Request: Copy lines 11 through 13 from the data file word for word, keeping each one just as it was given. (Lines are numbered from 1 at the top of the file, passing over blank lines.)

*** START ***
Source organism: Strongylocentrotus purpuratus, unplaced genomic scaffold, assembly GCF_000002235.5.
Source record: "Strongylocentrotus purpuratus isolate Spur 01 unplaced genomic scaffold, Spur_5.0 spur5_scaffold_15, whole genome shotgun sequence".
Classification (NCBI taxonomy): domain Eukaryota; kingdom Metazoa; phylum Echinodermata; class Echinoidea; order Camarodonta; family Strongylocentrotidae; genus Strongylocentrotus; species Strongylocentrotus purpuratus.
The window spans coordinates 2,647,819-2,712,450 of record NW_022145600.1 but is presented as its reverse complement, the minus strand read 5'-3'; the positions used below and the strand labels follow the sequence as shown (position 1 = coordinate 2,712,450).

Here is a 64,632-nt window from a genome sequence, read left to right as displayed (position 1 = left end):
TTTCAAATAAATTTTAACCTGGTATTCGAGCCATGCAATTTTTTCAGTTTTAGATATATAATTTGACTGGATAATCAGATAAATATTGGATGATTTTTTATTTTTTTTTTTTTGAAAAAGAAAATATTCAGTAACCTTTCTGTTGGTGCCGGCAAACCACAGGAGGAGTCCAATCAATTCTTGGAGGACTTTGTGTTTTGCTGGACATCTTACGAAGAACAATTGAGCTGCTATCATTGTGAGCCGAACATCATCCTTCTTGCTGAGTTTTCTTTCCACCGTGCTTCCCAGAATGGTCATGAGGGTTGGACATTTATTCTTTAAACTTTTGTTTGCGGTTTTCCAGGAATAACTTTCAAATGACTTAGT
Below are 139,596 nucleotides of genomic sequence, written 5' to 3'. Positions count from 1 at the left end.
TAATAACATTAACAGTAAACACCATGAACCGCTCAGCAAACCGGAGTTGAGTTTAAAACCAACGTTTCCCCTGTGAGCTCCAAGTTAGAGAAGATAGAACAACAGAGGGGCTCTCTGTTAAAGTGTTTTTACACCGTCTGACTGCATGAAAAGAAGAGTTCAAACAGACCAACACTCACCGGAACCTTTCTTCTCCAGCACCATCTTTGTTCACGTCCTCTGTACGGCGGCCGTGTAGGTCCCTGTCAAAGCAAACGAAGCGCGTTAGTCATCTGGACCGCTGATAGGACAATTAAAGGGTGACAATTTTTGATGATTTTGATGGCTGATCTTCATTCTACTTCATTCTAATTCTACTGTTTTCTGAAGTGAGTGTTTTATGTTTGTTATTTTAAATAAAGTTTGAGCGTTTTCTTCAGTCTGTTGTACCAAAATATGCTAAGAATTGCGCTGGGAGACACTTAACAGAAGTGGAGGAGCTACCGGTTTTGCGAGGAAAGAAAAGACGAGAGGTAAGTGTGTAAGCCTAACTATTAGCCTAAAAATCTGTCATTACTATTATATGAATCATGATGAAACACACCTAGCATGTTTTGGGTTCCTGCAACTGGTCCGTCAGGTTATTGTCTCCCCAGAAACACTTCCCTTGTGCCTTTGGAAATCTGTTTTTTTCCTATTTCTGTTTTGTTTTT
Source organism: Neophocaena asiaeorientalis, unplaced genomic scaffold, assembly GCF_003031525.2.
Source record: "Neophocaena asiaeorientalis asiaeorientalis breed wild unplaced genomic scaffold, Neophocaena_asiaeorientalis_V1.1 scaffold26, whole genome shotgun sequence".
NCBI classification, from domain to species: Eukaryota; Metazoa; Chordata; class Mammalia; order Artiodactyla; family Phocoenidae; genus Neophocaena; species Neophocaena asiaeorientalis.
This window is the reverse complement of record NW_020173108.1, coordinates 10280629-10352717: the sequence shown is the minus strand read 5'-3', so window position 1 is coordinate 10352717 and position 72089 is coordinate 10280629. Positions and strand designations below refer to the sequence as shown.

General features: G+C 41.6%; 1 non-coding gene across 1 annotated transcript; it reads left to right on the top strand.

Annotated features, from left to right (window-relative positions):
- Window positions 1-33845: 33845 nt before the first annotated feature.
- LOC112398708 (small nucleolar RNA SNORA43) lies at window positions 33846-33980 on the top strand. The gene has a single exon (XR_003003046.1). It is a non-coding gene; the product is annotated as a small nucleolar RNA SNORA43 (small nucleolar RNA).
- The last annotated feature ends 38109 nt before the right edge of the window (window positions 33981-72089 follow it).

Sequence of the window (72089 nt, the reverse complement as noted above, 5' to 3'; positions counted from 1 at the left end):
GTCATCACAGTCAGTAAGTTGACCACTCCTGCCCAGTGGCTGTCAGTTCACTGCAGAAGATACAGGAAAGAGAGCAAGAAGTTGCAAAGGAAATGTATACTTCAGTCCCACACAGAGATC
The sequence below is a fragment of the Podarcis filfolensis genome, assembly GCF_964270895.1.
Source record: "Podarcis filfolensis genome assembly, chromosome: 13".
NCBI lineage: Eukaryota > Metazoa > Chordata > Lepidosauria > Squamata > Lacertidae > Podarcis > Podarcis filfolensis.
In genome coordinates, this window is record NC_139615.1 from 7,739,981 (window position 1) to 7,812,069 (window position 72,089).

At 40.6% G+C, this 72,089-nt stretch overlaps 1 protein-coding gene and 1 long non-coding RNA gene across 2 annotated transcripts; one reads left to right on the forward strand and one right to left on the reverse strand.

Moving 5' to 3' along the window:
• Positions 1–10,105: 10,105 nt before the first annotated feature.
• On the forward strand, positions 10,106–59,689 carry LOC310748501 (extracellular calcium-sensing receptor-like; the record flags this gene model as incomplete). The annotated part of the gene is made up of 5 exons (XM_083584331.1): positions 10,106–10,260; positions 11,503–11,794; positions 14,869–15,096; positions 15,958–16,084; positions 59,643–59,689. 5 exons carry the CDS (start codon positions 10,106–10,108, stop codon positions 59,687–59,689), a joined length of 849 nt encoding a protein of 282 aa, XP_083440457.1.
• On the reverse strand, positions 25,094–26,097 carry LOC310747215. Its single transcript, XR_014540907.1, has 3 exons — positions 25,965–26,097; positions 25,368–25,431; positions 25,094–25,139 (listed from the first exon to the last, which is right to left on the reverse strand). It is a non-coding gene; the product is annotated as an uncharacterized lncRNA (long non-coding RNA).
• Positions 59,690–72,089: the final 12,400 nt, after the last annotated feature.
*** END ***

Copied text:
NCBI classification, from domain to species: Eukaryota; Metazoa; Chordata; class Mammalia; order Artiodactyla; family Phocoenidae; genus Neophocaena; species Neophocaena asiaeorientalis.
This window is the reverse complement of record NW_020173108.1, coordinates 10280629-10352717: the sequence shown is the minus strand read 5'-3', so window position 1 is coordinate 10352717 and position 72089 is coordinate 10280629. Positions and strand designations below refer to the sequence as shown.

General features: G+C 41.6%; 1 non-coding gene across 1 annotated transcript; it reads left to right on the top strand.